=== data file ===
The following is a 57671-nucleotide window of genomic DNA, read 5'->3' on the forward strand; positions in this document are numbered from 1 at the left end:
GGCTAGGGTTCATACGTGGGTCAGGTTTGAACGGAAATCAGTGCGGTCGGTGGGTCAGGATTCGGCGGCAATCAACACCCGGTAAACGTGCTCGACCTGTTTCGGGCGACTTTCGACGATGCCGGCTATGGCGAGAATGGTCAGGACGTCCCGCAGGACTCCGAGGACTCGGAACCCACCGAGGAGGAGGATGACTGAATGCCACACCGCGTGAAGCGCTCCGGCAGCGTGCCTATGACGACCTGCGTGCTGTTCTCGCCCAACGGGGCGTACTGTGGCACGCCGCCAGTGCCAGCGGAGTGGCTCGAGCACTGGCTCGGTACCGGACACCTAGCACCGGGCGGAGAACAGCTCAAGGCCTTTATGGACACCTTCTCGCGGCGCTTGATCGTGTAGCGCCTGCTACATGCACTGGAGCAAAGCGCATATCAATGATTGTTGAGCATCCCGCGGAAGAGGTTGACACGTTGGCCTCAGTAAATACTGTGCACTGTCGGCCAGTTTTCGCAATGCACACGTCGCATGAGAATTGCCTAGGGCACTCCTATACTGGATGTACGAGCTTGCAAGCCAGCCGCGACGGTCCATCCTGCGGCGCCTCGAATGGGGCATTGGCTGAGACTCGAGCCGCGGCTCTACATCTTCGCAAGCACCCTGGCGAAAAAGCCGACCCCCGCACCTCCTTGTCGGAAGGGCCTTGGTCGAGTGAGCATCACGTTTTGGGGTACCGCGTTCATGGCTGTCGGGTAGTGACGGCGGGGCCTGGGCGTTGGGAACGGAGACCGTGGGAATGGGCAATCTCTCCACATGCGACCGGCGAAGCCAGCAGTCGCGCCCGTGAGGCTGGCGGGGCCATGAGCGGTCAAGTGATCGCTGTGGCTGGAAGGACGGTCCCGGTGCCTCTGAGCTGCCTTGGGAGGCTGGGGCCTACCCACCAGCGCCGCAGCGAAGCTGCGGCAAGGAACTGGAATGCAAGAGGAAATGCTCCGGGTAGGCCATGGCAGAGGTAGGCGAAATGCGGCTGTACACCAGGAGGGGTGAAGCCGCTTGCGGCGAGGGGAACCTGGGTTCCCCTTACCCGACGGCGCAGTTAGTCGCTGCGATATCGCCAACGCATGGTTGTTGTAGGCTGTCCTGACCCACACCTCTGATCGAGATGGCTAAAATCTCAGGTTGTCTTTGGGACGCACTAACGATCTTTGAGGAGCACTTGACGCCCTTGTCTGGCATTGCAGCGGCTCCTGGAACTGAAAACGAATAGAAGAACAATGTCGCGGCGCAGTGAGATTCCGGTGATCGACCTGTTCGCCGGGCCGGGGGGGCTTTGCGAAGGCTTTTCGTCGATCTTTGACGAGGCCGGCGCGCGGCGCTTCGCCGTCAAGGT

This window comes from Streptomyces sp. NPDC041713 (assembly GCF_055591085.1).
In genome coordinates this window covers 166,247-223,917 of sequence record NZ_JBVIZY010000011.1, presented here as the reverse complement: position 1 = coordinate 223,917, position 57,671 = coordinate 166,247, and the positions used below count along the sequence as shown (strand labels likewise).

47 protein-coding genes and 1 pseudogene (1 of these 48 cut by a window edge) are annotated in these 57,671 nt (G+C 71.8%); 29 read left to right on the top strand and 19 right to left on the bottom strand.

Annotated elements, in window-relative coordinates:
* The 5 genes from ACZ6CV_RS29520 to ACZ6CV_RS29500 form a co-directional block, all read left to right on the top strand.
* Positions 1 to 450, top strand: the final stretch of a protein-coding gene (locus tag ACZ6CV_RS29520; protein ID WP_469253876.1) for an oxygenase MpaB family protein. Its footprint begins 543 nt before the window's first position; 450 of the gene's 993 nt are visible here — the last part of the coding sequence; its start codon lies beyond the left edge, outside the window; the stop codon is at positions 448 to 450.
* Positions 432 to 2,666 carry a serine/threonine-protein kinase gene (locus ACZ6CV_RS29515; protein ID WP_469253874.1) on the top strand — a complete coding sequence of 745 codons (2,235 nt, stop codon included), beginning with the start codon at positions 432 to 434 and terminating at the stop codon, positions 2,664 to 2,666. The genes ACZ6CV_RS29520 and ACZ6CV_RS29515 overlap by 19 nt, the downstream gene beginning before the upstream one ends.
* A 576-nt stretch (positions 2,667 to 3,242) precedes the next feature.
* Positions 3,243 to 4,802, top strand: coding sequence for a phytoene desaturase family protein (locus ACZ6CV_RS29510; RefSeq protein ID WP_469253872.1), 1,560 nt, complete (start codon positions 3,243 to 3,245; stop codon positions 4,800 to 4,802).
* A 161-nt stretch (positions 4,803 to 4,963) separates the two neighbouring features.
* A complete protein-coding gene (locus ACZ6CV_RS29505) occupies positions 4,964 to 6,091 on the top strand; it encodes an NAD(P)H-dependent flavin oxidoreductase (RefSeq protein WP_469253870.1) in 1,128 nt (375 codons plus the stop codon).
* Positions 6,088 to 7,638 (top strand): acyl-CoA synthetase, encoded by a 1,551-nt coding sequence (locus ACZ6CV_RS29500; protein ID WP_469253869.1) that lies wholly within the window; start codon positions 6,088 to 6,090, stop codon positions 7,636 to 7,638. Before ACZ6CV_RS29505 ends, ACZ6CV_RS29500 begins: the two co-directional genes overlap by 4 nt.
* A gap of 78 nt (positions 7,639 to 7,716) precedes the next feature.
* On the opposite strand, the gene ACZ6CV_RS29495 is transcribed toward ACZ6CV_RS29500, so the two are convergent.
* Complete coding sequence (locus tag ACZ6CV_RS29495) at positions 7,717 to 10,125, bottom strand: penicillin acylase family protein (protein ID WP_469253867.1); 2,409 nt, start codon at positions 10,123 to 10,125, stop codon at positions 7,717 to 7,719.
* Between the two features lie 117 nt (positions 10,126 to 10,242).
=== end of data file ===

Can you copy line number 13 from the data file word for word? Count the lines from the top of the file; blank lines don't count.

* A complete protein-coding gene (locus ACZ6CV_RS29505) occupies positions 4,964 to 6,091 on the top strand; it encodes an NAD(P)H-dependent flavin oxidoreductase (RefSeq protein WP_469253870.1) in 1,128 nt (375 codons plus the stop codon).